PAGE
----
What Is a Nurse Technician?
Nurse technicians are often called nurse's aides or nursing attendants. Learn about typical job duties, education requirements and employment options along with salary ranges. Schools offering Nursing degrees can also be found in these popular choices.
What Are the Duties of a Nurse Technician?
In a nurse technician position, you will primarily assist patients with basic personal care and mobility needs. These include bathing, personal grooming, standing up and eating. You may also collect bodily fluids for lab tests, empty bedpans, change linens and clean rooms. Depending on the limitations imposed by state laws, you might be given more advanced nursing tasks, such as monitoring ventilators and other life support equipment, drawing blood, checking vital signs and keeping records of treatments.
Where Can I Work?
You may work at nursing homes, hospitals, home health care services, assisted living facilities and local governments and handle patients who require varying types of care. For example, you may work with patients who are recovering from a surgery and only need temporary help or you may work with patients who live in a nursing home and need long-term assistance.
The U.S. Bureau of Labor Statistics (BLS) reported, as of May 2010, around 1.45 million people worked as nurse's aides, orderlies and attendants, which was a slight decrease from May 2009 estimations of 1.47 million. From 2008-2018, employment was expected to increase 19% to about 1.75 million (www.bls.gov).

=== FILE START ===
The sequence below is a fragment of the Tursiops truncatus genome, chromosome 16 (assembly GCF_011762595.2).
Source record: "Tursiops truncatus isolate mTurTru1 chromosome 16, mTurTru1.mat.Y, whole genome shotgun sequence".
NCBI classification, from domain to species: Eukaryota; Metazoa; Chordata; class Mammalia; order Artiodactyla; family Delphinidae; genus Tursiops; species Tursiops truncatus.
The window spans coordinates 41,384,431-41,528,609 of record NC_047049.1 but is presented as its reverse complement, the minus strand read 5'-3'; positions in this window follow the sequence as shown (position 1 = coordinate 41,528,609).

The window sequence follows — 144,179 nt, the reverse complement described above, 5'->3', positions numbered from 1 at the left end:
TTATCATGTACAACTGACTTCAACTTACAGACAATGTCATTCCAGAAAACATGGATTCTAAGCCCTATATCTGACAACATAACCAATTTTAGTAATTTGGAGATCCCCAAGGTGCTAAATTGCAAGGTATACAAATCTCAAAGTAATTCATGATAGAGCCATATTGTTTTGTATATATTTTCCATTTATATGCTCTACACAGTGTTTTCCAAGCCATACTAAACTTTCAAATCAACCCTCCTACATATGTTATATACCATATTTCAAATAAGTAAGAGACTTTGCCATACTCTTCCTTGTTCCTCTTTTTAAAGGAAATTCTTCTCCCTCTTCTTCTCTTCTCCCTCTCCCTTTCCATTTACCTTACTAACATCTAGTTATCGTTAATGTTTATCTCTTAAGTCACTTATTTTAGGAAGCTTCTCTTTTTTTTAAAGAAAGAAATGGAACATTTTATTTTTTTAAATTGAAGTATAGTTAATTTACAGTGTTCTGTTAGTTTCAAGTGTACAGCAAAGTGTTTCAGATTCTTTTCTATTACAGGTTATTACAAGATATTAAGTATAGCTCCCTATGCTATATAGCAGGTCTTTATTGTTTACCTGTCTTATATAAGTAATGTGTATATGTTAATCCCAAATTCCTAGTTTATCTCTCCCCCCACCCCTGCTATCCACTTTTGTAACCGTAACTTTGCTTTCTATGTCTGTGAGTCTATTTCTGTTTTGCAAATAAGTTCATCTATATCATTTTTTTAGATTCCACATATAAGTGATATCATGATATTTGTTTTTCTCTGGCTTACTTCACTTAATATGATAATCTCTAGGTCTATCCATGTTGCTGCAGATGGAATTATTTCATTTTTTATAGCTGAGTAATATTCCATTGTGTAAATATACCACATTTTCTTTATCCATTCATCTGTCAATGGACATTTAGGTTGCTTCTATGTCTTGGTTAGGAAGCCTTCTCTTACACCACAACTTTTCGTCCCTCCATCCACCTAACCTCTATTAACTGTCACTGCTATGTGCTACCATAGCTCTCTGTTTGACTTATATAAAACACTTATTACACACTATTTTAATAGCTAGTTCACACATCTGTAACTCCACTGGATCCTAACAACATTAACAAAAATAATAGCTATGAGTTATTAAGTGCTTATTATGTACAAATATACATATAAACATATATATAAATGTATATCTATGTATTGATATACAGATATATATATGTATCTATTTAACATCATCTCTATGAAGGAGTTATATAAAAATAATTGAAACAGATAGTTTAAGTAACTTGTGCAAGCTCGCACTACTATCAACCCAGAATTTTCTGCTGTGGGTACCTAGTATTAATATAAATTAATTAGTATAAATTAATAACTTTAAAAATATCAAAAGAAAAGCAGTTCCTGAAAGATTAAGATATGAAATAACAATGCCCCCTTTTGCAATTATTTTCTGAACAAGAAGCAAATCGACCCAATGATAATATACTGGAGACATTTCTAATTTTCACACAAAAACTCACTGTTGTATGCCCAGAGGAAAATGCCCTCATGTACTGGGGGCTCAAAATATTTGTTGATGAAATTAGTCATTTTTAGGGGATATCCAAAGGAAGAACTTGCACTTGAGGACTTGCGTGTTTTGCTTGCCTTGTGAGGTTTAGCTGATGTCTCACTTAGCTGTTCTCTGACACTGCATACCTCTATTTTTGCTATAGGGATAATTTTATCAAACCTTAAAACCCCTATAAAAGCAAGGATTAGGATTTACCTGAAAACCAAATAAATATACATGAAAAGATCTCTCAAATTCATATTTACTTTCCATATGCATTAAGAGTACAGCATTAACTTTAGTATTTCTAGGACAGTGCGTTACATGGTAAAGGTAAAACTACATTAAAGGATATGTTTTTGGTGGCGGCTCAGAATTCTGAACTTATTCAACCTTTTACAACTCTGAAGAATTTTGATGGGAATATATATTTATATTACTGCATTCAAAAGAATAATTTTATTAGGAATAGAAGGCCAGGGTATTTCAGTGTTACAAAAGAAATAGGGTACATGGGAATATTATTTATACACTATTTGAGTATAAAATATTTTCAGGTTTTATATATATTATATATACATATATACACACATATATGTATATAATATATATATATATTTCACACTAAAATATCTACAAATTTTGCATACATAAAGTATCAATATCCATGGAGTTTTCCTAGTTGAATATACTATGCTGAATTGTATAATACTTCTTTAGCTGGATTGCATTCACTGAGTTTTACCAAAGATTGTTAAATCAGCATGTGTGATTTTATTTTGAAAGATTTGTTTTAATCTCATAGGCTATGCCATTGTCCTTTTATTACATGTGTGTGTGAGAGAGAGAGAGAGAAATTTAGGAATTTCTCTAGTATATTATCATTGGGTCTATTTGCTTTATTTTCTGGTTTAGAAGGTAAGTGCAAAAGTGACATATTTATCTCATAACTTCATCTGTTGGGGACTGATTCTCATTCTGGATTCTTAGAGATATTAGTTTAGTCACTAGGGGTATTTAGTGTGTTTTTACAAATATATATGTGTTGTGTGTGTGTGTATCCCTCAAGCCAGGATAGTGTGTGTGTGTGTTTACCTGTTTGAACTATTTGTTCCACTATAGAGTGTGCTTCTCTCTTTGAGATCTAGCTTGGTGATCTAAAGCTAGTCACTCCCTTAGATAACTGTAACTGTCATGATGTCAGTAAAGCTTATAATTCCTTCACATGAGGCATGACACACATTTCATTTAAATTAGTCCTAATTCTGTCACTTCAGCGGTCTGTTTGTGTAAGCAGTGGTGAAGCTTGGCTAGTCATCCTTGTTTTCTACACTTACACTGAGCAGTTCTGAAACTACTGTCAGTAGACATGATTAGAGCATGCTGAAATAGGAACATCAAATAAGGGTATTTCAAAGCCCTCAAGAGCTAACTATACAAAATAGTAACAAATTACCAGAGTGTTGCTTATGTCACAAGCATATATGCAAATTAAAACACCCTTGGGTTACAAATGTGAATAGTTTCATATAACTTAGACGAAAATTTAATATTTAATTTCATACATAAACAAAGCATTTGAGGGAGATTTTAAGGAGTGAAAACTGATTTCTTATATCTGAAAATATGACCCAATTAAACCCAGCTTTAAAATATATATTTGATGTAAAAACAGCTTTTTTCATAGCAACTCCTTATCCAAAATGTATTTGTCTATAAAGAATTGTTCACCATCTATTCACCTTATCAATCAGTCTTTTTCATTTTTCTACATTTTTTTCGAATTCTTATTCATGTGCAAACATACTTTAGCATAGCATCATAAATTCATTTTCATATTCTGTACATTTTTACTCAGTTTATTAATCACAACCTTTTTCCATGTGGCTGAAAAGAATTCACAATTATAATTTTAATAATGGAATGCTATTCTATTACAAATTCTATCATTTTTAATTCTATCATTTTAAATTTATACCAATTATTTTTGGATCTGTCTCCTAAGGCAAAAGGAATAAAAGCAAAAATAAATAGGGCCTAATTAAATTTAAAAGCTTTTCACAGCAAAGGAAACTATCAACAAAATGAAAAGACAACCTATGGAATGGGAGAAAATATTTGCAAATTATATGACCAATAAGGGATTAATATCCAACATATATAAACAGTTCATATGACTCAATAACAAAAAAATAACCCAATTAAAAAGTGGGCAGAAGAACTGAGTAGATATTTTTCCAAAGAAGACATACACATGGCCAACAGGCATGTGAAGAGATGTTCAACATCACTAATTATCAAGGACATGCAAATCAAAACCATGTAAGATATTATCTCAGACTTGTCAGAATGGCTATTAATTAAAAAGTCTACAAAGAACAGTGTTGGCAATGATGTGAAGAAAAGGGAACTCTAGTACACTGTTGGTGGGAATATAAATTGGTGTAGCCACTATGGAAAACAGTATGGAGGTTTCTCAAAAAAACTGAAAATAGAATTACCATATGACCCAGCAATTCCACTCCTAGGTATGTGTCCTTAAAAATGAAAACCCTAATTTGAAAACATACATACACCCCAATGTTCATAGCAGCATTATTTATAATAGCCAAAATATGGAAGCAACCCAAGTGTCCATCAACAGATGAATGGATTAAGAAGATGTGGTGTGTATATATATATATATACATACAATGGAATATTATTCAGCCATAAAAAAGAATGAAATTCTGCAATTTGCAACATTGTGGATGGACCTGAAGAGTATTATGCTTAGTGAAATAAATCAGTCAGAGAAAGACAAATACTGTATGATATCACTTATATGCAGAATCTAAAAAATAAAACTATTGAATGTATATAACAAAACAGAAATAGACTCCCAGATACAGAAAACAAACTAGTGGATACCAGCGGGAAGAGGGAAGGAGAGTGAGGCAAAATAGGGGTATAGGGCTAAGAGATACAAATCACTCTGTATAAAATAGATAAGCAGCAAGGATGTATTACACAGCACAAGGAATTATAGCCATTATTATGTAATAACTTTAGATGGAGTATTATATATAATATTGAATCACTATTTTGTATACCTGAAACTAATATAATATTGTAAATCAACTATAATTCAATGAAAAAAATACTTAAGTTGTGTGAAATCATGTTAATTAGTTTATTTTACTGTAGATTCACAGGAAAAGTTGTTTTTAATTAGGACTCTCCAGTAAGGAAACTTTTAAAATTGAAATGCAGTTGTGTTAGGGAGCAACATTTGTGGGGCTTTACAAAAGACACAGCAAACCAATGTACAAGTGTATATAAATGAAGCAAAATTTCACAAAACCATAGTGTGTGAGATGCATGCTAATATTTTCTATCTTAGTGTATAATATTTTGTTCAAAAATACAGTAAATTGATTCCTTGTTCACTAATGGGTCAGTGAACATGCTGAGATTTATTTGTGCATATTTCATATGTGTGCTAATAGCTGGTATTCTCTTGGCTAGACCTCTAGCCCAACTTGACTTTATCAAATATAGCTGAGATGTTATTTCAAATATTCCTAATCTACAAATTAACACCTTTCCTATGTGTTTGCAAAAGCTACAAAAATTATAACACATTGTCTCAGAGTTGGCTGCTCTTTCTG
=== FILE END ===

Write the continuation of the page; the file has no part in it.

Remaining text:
What Could I Expect to Earn?
You could earn from $17,790-$34,580 based on reported 10th-90th percentile annual salaries of nurse aides, orderlies and attendants from the BLS, as of May 2010. July 2011 figures from PayScale.com for the same professionals in the 10th-90th percentiles show another estimated annual salary range of $16,265-$34,093. The PayScale.com figures include overtime and bonuses.
What Education Do I Need?
The general description of a nurse technician is a person who is currently enrolled in a nursing program or who has completed a nursing program, but has not been licensed as a nurse. The nursing program in which you are enrolled or have completed must be a program that would lead to licensing as a nurse.
Completion of an Associate of Science in Nursing (ASN) or Bachelor of Science in Nursing (BSN) program would allow you to meet the requirements to work as a nurse technician. In these programs, you will complete core courses in anatomy, mathematics and communications. In addition, you may take courses in nursing theory, clinical data analysis, child development and healthcare ethics.
To continue researching, browse degree options below for course curriculum, prerequisites and financial aid information. Or, learn more about the subject by reading the related articles below: